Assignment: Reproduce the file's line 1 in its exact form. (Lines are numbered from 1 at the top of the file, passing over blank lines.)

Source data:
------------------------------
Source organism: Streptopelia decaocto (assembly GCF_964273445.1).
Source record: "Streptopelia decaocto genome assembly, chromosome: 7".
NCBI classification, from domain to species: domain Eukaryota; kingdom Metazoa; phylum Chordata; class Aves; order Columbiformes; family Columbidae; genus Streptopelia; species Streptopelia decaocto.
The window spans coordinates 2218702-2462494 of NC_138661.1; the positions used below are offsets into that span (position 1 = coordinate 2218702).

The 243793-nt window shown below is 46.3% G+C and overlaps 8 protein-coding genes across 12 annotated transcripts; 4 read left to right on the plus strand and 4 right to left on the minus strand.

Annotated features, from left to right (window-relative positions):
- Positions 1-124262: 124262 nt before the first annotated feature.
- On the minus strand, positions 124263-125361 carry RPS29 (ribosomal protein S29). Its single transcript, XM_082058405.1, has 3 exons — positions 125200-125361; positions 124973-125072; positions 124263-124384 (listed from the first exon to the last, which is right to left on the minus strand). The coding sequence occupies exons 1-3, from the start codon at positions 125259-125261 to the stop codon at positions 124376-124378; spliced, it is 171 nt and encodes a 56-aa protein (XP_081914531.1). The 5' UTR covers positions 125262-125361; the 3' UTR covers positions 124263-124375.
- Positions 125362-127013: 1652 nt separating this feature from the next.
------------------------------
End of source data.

Source organism: Streptopelia decaocto (assembly GCF_964273445.1).